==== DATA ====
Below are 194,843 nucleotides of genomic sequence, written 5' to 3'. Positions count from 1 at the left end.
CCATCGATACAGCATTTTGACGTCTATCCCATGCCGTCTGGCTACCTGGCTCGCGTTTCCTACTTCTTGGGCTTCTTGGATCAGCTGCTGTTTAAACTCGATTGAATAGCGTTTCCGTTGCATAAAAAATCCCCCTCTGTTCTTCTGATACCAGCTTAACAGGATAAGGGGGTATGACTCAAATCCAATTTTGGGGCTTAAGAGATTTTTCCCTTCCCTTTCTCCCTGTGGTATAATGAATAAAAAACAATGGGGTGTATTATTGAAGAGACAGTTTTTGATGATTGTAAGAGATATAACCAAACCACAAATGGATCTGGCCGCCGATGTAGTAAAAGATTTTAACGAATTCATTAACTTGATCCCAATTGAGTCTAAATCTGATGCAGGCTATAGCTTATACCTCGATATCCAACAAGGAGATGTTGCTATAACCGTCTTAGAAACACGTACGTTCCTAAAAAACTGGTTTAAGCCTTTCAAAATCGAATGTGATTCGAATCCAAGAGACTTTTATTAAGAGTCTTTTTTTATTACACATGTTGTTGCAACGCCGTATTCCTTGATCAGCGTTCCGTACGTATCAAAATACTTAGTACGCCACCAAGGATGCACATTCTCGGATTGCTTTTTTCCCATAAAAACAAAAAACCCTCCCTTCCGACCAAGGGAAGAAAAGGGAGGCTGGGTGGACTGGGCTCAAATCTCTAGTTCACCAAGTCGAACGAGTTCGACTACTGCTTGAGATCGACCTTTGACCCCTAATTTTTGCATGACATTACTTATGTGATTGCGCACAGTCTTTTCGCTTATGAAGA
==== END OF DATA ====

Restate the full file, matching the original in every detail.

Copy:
Below are 194,843 nucleotides of genomic sequence, written 5' to 3'. Positions count from 1 at the left end.
CCATCGATACAGCATTTTGACGTCTATCCCATGCCGTCTGGCTACCTGGCTCGCGTTTCCTACTTCTTGGGCTTCTTGGATCAGCTGCTGTTTAAACTCGATTGAATAGCGTTTCCGTTGCATAAAAAATCCCCCTCTGTTCTTCTGATACCAGCTTAACAGGATAAGGGGGTATGACTCAAATCCAATTTTGGGGCTTAAGAGATTTTTCCCTTCCCTTTCTCCCTGTGGTATAATGAATAAAAAACAATGGGGTGTATTATTGAAGAGACAGTTTTTGATGATTGTAAGAGATATAACCAAACCACAAATGGATCTGGCCGCCGATGTAGTAAAAGATTTTAACGAATTCATTAACTTGATCCCAATTGAGTCTAAATCTGATGCAGGCTATAGCTTATACCTCGATATCCAACAAGGAGATGTTGCTATAACCGTCTTAGAAACACGTACGTTCCTAAAAAACTGGTTTAAGCCTTTCAAAATCGAATGTGATTCGAATCCAAGAGACTTTTATTAAGAGTCTTTTTTTATTACACATGTTGTTGCAACGCCGTATTCCTTGATCAGCGTTCCGTACGTATCAAAATACTTAGTACGCCACCAAGGATGCACATTCTCGGATTGCTTTTTTCCCATAAAAACAAAAAACCCTCCCTTCCGACCAAGGGAAGAAAAGGGAGGCTGGGTGGACTGGGCTCAAATCTCTAGTTCACCAAGTCGAACGAGTTCGACTACTGCTTGAGATCGACCTTTGACCCCTAATTTTTGCATGACATTACTTATGTGATTGCGCACAGTCTTTTCGCTTATGAAGA